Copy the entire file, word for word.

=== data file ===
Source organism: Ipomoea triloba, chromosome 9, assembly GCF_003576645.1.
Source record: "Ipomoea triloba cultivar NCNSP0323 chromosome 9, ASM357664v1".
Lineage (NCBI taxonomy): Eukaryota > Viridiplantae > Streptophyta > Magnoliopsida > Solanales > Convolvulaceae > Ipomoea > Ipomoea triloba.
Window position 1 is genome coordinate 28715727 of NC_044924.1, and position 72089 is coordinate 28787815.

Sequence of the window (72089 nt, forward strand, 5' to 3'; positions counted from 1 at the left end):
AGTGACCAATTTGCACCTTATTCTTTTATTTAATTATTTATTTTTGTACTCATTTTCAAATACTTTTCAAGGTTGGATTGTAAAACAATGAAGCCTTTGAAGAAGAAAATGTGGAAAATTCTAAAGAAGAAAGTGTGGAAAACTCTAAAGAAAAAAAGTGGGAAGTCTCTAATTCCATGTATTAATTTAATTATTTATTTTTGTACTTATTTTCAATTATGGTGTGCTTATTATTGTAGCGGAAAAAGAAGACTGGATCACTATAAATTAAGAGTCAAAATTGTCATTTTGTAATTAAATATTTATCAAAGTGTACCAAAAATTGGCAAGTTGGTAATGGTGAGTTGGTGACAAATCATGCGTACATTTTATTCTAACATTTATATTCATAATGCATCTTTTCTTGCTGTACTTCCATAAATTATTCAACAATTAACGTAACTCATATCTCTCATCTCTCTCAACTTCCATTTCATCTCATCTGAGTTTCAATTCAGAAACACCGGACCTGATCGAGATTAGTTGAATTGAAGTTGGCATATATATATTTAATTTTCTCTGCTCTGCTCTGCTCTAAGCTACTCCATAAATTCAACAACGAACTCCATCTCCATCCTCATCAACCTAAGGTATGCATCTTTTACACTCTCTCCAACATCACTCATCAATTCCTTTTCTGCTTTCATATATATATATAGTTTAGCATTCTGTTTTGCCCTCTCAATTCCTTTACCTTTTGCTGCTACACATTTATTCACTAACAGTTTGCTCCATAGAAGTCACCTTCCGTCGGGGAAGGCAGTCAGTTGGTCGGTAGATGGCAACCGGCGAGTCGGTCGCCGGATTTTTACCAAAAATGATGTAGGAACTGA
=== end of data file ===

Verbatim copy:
Source organism: Ipomoea triloba, chromosome 9, assembly GCF_003576645.1.
Source record: "Ipomoea triloba cultivar NCNSP0323 chromosome 9, ASM357664v1".
Lineage (NCBI taxonomy): Eukaryota > Viridiplantae > Streptophyta > Magnoliopsida > Solanales > Convolvulaceae > Ipomoea > Ipomoea triloba.
Window position 1 is genome coordinate 28715727 of NC_044924.1, and position 72089 is coordinate 28787815.

Sequence of the window (72089 nt, forward strand, 5' to 3'; positions counted from 1 at the left end):
AGTGACCAATTTGCACCTTATTCTTTTATTTAATTATTTATTTTTGTACTCATTTTCAAATACTTTTCAAGGTTGGATTGTAAAACAATGAAGCCTTTGAAGAAGAAAATGTGGAAAATTCTAAAGAAGAAAGTGTGGAAAACTCTAAAGAAAAAAAGTGGGAAGTCTCTAATTCCATGTATTAATTTAATTATTTATTTTTGTACTTATTTTCAATTATGGTGTGCTTATTATTGTAGCGGAAAAAGAAGACTGGATCACTATAAATTAAGAGTCAAAATTGTCATTTTGTAATTAAATATTTATCAAAGTGTACCAAAAATTGGCAAGTTGGTAATGGTGAGTTGGTGACAAATCATGCGTACATTTTATTCTAACATTTATATTCATAATGCATCTTTTCTTGCTGTACTTCCATAAATTATTCAACAATTAACGTAACTCATATCTCTCATCTCTCTCAACTTCCATTTCATCTCATCTGAGTTTCAATTCAGAAACACCGGACCTGATCGAGATTAGTTGAATTGAAGTTGGCATATATATATTTAATTTTCTCTGCTCTGCTCTGCTCTAAGCTACTCCATAAATTCAACAACGAACTCCATCTCCATCCTCATCAACCTAAGGTATGCATCTTTTACACTCTCTCCAACATCACTCATCAATTCCTTTTCTGCTTTCATATATATATATAGTTTAGCATTCTGTTTTGCCCTCTCAATTCCTTTACCTTTTGCTGCTACACATTTATTCACTAACAGTTTGCTCCATAGAAGTCACCTTCCGTCGGGGAAGGCAGTCAGTTGGTCGGTAGATGGCAACCGGCGAGTCGGTCGCCGGATTTTTACCAAAAATGATGTAGGAACTGA